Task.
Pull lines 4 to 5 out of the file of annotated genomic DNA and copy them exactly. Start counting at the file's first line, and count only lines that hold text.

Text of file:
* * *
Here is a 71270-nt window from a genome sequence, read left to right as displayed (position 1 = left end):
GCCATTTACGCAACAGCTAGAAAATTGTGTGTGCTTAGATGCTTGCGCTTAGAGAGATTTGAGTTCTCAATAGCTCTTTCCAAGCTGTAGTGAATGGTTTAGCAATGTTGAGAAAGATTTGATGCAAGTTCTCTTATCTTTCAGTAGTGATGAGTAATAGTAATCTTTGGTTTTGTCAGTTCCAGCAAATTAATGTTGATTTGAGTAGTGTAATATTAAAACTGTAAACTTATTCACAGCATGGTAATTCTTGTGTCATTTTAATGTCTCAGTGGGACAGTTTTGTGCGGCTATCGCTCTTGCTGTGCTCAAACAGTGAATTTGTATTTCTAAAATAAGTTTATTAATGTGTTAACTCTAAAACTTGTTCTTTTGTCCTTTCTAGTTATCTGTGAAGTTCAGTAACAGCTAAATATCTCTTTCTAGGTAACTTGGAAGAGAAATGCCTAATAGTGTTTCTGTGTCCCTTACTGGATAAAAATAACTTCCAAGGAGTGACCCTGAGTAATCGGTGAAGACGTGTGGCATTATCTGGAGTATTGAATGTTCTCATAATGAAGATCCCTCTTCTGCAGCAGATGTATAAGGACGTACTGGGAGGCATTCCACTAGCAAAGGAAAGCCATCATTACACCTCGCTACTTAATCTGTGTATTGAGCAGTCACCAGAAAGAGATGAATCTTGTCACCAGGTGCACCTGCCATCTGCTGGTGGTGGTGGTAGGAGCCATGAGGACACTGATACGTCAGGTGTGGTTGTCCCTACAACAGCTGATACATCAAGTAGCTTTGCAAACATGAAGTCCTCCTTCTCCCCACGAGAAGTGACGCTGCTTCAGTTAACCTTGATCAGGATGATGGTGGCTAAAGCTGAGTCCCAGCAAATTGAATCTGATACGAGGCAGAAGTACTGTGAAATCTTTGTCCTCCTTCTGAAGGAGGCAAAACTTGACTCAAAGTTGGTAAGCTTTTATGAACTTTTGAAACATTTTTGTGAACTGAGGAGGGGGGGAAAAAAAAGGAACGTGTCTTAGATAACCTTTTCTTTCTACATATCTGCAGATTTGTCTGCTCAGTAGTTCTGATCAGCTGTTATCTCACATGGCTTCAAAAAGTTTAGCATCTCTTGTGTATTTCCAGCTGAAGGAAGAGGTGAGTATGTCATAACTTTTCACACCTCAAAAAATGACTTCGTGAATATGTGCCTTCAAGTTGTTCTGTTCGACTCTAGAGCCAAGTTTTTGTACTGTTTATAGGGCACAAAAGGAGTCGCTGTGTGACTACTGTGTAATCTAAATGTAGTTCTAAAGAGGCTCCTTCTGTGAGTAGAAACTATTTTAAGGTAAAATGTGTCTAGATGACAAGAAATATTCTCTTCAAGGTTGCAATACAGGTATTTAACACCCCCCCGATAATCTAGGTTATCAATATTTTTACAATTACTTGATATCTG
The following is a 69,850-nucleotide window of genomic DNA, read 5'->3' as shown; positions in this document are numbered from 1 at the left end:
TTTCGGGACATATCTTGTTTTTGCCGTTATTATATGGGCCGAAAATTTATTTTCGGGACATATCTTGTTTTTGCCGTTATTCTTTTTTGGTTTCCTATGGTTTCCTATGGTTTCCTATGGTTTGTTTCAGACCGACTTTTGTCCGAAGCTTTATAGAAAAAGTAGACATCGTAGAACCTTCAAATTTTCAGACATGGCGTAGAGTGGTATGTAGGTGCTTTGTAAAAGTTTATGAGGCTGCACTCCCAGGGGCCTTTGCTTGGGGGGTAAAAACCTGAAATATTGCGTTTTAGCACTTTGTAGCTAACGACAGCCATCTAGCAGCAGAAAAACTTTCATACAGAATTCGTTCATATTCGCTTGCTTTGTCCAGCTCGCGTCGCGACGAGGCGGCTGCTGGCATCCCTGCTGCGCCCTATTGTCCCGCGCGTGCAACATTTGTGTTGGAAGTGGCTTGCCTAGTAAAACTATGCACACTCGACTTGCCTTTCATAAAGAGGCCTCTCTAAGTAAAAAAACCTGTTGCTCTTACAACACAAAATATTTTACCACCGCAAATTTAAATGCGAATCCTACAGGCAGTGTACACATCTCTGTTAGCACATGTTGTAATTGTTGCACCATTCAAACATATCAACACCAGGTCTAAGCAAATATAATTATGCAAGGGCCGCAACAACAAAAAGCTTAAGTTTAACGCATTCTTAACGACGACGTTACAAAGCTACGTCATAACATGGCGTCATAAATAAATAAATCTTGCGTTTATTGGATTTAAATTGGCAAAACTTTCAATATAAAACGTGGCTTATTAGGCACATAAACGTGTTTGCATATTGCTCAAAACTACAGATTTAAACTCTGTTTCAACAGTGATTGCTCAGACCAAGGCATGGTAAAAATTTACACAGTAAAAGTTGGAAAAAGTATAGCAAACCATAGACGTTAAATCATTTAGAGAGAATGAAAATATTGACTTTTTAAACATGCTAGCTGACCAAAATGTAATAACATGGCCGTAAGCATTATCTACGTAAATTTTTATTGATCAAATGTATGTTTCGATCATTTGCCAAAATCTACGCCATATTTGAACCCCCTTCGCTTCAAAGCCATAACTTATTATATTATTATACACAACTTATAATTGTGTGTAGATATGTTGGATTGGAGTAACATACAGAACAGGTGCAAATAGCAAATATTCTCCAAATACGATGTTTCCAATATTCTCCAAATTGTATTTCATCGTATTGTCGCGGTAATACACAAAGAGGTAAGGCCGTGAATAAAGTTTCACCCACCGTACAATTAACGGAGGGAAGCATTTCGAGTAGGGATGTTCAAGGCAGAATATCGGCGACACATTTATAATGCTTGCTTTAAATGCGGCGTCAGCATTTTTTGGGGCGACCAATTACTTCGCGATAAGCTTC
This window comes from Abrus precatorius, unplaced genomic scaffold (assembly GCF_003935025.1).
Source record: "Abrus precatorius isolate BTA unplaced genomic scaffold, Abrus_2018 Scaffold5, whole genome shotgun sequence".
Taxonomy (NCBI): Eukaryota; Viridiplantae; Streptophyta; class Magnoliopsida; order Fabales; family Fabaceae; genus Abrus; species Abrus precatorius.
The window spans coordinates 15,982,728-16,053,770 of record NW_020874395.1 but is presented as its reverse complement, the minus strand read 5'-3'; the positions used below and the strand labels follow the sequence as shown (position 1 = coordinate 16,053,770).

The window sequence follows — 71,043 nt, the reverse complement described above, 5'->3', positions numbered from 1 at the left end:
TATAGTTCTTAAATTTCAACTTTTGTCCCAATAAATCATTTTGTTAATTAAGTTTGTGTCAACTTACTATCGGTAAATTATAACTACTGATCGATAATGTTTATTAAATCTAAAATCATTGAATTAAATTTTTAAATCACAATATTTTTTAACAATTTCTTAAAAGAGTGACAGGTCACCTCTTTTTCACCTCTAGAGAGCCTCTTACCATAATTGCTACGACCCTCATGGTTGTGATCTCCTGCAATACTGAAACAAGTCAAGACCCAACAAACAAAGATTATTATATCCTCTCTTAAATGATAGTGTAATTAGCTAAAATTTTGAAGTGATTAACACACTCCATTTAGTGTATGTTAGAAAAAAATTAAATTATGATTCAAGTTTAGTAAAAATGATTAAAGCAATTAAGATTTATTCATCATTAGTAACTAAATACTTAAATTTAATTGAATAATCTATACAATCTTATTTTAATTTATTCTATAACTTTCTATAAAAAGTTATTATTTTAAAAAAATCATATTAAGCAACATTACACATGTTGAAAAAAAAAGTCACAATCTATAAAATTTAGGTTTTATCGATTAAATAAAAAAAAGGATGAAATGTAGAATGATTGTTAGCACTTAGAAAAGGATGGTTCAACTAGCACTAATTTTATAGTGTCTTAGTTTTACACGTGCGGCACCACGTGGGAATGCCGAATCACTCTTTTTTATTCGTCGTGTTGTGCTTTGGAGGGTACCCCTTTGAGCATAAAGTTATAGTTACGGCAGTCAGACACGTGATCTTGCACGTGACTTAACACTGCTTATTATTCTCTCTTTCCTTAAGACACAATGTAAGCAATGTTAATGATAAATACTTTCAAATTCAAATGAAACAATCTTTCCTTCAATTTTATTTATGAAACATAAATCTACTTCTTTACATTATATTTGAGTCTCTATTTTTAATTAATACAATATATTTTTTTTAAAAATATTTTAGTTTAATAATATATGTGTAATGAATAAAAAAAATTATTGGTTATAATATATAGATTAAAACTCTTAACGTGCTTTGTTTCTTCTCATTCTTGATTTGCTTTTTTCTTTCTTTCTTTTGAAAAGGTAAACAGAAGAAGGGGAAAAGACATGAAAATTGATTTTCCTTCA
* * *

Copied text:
TTTCGGGACATATCTTGTTTTTGCCGTTATTATATGGGCCGAAAATTTATTTTCGGGACATATCTTGTTTTTGCCGTTATTCTTTTTTGGTTTCCTATGGTTTCCTATGGTTTCCTATGGTTTGTTTCAGACCGACTTTTGTCCGAAGCTTTATAGAAAAAGTAGACATCGTAGAACCTTCAAATTTTCAGACATGGCGTAGAGTGGTATGTAGGTGCTTTGTAAAAGTTTATGAGGCTGCACTCCCAGGGGCCTTTGCTTGGGGGGTAAAAACCTGAAATATTGCGTTTTAGCACTTTGTAGCTAACGACAGCCATCTAGCAGCAGAAAAACTTTCATACAGAATTCGTTCATATTCGCTTGCTTTGTCCAGCTCGCGTCGCGACGAGGCGGCTGCTGGCATCCCTGCTGCGCCCTATTGTCCCGCGCGTGCAACATTTGTGTTGGAAGTGGCTTGCCTAGTAAAACTATGCACACTCGACTTGCCTTTCATAAAGAGGCCTCTCTAAGTAAAAAAACCTGTTGCTCTTACAACACAAAATATTTTACCACCGCAAATTTAAATGCGAATCCTACAGGCAGTGTACACATCTCTGTTAGCACATGTTGTAATTGTTGCACCATTCAAACATATCAACACCAGGTCTAAGCAAATATAATTATGCAAGGGCCGCAACAACAAAAAGCTTAAGTTTAACGCATTCTTAACGACGACGTTACAAAGCTACGTCATAACATGGCGTCATAAATAAATAAATCTTGCGTTTATTGGATTTAAATTGGCAAAACTTTCAATATAAAACGTGGCTTATTAGGCACATAAACGTGTTTGCATATTGCTCAAAACTACAGATTTAAACTCTGTTTCAACAGTGATTGCTCAGACCAAGGCATGGTAAAAATTTACACAGTAAAAGTTGGAAAAAGTATAGCAAACCATAGACGTTAAATCATTTAGAGAGAATGAAAATATTGACTTTTTAAACATGCTAGCTGACCAAAATGTAATAACATGGCCGTAAGCATTATCTACGTAAATTTTTATTGATCAAATGTATGTTTCGATCATTTGCCAAAATCTACGCCATATTTGAACCCCCTTCGCTTCAAAGCCATAACTTATTATATTATTATACACAACTTATAATTGTGTGTAGATATGTTGGATTGGAGTAACATACAGAACAGGTGCAAATAGCAAATATTCTCCAAATACGATGTTTCCAATATTCTCCAAATTGTATTTCATCGTATTGTCGCGGTAATACACAAAGAGGTAAGGCCGTGAATAAAGTTTCACCCACCGTACAATTAACGGAGGGAAGCATTTCGAGTAGGGATGTTCAAGGCAGAATATCGGCGACACATTTATAATGCTTGCTTTAAATGCGGCGTCAGCATTTTTTGGGGCGACCAATTACTTCGCGATAAGCTTC
This window comes from Abrus precatorius, unplaced genomic scaffold (assembly GCF_003935025.1).